Computer at Sea
Palace of the Lightbulbs EP
By George Bass | 29 April 2011
When Owen Ashworth aka Casiotone for the Painfully Alone announced he was hanging up his keyboards last year, hundreds were ready to jump in his shoes offering theatrical loneliness and Alesis XT Reverbs. Well, there’s no one better theatrically equipped than the understudy, so Casiotone support act Computer at Sea feels like Casiotone’s natural successor. Not only does Galen Richmond share Ashworth’s knack for addictive, bittersweet melodies, he’s also a technical whizz when it comes to analogue equipment (we’re promised whole songs built from nothing more than handmade synths, greetings cards, and modified answerphone circuits). What he differs in is his specific definition of “painfully alone”: while Ashworth created damaged characters and subjected them to romantic devastation, Galen Richmond audio-tortures reserve firemen, tearing up keyboard demos with cutting edge glitch sequences. He could even be an Ashworth character run wild and given a spin-off—the scowling, porch-based, varmint-shooting widower who opens fire on charity collectors, then goes inside to cry over photos of his sweetheart, and then finds an old moonshine recipe and lights up his neighbourhood like Libya.
Terrifying everyone instantly with a blast of loud ’80s static, Palace of the Lightbulbs‘ opening track serves as an introduction/warning to Richmond’s world, regaling you with stories of perverted ambulance drivers—and what sounds like the After Burner arcade machine being crushed and compacted to death. If you thought CFTPA had a dirty mind, just try this: “It’s measured in the flames from the burning couch / Just how badly we have disgraced ourselves now / And when we’ve got to give mouth-to-mouth / We’ll make a big show of how we’re not aroused.” The glum melodies and serrated percussion constantly fight for top position, leaving you unsure as to whether Richmond needs hugs or restraint in a safari net—or, as his band name suggests, whether he’s simply an impossible amalgamation. On “Palace (Exterior)” he makes old circuits growl like the rough end of Warp Records, while “Spiders in the Moat” sees him attempting “Three Blind Mice” on broken medical equipment. By the time it reaches its mix of dial tones and alien restaurant music, it leaves no doubt Computer at Sea has gone totally stir crazy. Too much time in the ocean can do that. He’s obviously been gas-fucked by Roy Scheider.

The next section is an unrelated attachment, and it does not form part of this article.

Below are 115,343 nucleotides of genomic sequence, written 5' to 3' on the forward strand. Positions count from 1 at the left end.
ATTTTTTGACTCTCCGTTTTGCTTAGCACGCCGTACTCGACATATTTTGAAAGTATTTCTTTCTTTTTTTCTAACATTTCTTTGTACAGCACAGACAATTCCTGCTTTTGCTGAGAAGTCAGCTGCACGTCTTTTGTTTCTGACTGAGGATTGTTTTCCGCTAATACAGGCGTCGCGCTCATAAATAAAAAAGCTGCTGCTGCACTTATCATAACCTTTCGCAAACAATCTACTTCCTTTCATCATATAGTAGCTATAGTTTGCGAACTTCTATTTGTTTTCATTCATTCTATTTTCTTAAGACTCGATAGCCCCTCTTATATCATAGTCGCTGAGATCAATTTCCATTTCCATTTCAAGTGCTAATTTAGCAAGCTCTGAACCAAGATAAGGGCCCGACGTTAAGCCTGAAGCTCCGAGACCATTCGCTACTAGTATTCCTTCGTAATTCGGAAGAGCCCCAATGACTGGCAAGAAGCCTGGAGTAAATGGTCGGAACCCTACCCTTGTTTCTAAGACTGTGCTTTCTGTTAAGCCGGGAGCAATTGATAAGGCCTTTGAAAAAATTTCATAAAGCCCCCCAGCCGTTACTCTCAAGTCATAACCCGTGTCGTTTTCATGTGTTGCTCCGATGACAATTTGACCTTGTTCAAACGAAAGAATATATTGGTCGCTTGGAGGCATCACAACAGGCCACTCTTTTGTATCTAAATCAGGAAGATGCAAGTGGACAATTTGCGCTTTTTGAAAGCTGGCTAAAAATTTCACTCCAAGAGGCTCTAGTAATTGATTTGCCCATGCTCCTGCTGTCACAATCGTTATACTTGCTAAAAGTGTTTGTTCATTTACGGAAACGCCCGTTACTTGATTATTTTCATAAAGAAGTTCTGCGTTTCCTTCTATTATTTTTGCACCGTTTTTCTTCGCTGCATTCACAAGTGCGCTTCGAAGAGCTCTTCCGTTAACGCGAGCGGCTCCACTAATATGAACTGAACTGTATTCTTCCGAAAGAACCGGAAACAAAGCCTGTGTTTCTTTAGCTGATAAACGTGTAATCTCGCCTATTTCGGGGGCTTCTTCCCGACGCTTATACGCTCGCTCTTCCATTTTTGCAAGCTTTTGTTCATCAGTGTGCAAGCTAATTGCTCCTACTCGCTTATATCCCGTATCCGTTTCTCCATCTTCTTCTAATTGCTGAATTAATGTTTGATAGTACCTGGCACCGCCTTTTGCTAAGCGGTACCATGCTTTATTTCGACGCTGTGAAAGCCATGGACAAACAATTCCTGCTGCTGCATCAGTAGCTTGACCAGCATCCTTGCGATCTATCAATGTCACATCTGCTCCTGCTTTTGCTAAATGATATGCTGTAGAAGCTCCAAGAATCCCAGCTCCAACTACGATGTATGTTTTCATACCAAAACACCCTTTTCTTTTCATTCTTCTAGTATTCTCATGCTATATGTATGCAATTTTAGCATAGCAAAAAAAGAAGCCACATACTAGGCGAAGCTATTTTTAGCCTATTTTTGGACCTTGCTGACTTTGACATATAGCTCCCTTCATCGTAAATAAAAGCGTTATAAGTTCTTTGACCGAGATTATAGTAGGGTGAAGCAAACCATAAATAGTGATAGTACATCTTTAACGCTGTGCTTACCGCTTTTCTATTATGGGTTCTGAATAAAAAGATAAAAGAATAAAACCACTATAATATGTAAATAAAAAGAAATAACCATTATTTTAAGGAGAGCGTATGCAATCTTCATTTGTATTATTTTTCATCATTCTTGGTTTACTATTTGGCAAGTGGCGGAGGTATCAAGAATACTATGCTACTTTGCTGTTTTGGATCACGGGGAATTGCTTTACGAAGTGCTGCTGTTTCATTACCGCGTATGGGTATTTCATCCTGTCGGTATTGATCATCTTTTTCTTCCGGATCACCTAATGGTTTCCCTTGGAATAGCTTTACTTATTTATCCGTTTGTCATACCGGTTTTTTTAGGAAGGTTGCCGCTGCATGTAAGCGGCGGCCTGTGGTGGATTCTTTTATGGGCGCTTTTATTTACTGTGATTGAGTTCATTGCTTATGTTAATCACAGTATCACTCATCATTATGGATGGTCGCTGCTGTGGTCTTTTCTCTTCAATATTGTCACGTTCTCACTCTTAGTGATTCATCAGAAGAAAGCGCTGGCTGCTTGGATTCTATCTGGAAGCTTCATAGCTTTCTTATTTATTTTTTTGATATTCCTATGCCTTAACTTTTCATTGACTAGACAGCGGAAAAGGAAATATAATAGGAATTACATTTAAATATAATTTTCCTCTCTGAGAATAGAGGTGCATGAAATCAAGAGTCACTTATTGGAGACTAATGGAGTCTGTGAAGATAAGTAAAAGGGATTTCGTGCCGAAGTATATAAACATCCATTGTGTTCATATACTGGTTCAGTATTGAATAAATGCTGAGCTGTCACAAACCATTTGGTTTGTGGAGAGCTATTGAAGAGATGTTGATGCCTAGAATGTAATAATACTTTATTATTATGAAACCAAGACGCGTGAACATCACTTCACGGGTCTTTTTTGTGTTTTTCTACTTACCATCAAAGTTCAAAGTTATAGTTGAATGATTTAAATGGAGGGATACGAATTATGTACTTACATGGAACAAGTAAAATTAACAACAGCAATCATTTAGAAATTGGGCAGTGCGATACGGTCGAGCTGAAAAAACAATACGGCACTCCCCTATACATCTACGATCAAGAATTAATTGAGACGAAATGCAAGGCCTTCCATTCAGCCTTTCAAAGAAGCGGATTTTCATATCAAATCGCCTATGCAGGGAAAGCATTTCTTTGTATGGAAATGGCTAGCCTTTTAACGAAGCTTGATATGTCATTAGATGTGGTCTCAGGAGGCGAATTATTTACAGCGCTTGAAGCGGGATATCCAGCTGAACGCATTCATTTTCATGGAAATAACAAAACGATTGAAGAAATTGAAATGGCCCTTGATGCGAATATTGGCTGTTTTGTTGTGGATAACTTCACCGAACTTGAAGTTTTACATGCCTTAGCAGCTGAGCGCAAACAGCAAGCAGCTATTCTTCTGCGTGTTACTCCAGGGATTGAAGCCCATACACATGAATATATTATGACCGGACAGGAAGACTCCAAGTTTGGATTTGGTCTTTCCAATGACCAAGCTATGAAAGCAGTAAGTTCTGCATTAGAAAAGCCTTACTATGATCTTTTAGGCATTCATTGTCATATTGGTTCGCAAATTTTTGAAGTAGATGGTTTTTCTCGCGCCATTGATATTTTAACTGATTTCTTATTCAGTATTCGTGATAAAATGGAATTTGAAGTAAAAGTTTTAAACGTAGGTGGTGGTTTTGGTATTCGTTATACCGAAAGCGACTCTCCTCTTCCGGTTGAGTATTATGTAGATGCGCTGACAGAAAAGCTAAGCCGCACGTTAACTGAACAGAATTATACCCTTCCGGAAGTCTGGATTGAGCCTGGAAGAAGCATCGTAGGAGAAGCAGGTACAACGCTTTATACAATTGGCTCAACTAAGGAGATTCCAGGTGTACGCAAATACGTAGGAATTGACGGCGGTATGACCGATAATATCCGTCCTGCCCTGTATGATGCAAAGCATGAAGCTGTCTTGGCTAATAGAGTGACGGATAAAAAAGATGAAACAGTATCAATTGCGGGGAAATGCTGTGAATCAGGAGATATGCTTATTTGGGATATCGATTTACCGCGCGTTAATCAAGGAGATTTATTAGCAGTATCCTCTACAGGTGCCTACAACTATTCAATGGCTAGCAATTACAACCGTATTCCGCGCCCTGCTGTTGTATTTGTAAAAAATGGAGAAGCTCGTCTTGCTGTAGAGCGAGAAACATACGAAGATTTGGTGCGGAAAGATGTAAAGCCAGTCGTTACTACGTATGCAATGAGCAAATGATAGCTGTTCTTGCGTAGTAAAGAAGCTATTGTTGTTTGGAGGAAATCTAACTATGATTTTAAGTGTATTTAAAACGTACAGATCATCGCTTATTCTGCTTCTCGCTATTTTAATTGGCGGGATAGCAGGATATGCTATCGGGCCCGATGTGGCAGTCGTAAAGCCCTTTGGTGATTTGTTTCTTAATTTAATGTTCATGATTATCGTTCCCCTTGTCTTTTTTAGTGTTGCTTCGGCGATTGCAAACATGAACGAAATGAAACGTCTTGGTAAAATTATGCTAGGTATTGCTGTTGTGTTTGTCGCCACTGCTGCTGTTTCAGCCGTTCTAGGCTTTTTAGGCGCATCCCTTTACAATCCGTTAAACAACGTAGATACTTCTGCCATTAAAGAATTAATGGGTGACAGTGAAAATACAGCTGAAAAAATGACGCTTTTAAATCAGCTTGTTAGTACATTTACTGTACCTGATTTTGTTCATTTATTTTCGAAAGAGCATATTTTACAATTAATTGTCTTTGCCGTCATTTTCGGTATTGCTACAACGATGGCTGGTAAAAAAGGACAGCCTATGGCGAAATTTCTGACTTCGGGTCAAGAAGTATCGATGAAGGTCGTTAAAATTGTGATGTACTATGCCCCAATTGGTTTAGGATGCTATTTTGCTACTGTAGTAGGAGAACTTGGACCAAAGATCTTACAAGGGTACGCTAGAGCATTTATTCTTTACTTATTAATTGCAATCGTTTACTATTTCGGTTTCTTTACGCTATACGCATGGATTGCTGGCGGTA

But, like every hermit experimenting with home explosives, Richmond often displays some genuine emotion, albeit in the guise of more attacks on public services. “The Triage Nurse” uses gibbering computers to salute nineteenth century rescue techniques, all mercury vapor and crepitus tests. “A cursory feel but the hands have been broken / She’s certain they’re broken,” he sings, possibly still sore at an unnecessary plaster cast he was forced to wear in his teens. He holds his tune comfortably, though, making the track sound like the Tragically Hip being sucked into a remorseless jacuzzi. It’s probably the most moving song you’ll hear about manta-ray protein poisoning. Aside from this, the vocals go a little more sour, recounting more examples of the dangers of maintenance workers being squeezed by top-heavy management: “The conductor wires the electrical fires / To a burning bag of garbage and the radial tires / They roll through the holes and all the cynical liars / Who faked the grand standing that they’re workmen-compliers.” The percussion effects grind like warping metal. “Brakeman’s Blues” it ain’t.
Palace of the Lightbulbs shows that Richmond can devise a coquettish little pile of psychosis, and one which at twenty-two minutes is a good enough primer for an album. You’ll just need a lot of hate in you to fully appreciate it, as well as a strong palette for pop tunes. For example, if you like the Drums but really hate Converse Allstars—and I mean really, really hate them, like you’ve written your own Sinclair adventure where you get to flamethrower the factory—you’ll love Computer at Sea. They produce the most anarchic, batshit bedroom electronica you can make without being in a bedroom that’s still got a handle on the door, and where your meals aren’t brought to you with crushed-up tablets in the gravy. The only problem is, is anyone that messed up by modern living that they need to dance to rearranged fax music? Can “We’d like to say that we’re not gonna pay / But our wallets always open for you” ever be a chorus? I hope so, and as “Power Lines” skids to a sticky halt hopefully others will be asking the inevitable: if this is what Computer at Sea can do with old Tascam TEAC 2340, what the fuck’s he going to make of the iPad?